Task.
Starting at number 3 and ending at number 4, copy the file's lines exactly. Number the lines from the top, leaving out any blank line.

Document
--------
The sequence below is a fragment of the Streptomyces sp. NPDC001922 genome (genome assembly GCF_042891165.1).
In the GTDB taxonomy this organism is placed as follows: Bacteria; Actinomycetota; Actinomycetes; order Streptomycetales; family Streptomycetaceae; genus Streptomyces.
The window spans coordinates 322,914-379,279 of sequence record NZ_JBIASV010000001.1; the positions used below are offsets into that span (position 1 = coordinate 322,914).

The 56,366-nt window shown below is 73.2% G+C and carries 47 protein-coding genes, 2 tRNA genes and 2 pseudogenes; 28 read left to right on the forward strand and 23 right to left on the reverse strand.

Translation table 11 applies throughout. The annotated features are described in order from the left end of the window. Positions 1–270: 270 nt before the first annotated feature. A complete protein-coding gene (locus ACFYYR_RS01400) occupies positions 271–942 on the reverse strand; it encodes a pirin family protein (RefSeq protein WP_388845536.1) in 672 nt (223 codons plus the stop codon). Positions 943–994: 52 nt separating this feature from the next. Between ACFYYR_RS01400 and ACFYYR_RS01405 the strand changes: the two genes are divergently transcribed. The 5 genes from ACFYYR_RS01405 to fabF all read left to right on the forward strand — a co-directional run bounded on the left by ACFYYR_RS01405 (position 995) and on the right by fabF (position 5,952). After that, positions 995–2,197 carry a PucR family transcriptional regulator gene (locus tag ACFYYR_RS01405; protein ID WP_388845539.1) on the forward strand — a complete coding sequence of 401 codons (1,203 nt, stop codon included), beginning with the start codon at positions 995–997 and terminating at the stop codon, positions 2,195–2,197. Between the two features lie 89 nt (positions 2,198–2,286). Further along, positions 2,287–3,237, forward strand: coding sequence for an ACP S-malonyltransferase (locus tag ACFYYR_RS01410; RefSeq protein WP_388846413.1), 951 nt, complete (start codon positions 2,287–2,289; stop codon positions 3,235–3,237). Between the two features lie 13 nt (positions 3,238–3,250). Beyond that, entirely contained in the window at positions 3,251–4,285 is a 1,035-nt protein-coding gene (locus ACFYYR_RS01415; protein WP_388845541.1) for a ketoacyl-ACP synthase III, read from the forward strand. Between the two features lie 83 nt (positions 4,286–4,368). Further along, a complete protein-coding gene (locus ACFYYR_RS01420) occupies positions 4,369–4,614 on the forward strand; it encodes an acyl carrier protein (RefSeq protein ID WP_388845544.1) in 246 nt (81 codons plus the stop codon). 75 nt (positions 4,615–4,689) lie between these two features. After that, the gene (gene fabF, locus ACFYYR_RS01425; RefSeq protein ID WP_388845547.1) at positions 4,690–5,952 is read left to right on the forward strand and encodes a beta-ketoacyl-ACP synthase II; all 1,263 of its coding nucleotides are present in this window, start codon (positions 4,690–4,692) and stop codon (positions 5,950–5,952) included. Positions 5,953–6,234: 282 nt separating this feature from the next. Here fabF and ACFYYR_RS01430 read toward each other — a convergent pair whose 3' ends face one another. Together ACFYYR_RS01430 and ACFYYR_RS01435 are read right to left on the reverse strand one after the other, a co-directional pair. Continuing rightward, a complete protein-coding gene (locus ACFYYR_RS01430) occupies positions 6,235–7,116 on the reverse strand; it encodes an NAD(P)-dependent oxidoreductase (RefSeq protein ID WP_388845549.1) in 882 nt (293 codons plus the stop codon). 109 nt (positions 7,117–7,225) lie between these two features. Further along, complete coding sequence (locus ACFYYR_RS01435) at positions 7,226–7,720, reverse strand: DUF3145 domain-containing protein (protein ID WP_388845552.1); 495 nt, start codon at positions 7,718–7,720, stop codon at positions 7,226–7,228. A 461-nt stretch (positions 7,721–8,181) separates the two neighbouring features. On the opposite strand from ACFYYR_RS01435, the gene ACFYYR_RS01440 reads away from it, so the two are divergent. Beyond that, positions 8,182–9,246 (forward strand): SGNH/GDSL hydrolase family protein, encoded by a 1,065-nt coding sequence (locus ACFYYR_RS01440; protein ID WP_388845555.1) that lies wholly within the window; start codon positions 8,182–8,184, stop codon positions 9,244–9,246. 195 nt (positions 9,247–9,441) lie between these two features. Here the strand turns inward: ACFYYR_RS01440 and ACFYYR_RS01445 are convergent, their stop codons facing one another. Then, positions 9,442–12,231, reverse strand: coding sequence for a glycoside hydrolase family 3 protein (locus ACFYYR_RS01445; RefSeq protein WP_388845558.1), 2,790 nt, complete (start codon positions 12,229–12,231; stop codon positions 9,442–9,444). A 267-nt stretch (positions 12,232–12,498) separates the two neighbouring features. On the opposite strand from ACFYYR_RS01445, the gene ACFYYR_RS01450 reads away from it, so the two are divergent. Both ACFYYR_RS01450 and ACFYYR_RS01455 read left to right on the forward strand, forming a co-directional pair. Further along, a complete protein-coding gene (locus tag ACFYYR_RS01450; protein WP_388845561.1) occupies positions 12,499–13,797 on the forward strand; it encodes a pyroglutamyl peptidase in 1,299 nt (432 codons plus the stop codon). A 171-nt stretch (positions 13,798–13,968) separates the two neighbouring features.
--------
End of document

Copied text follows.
The window spans coordinates 322,914-379,279 of sequence record NZ_JBIASV010000001.1; the positions used below are offsets into that span (position 1 = coordinate 322,914).

The 56,366-nt window shown below is 73.2% G+C and carries 47 protein-coding genes, 2 tRNA genes and 2 pseudogenes; 28 read left to right on the forward strand and 23 right to left on the reverse strand.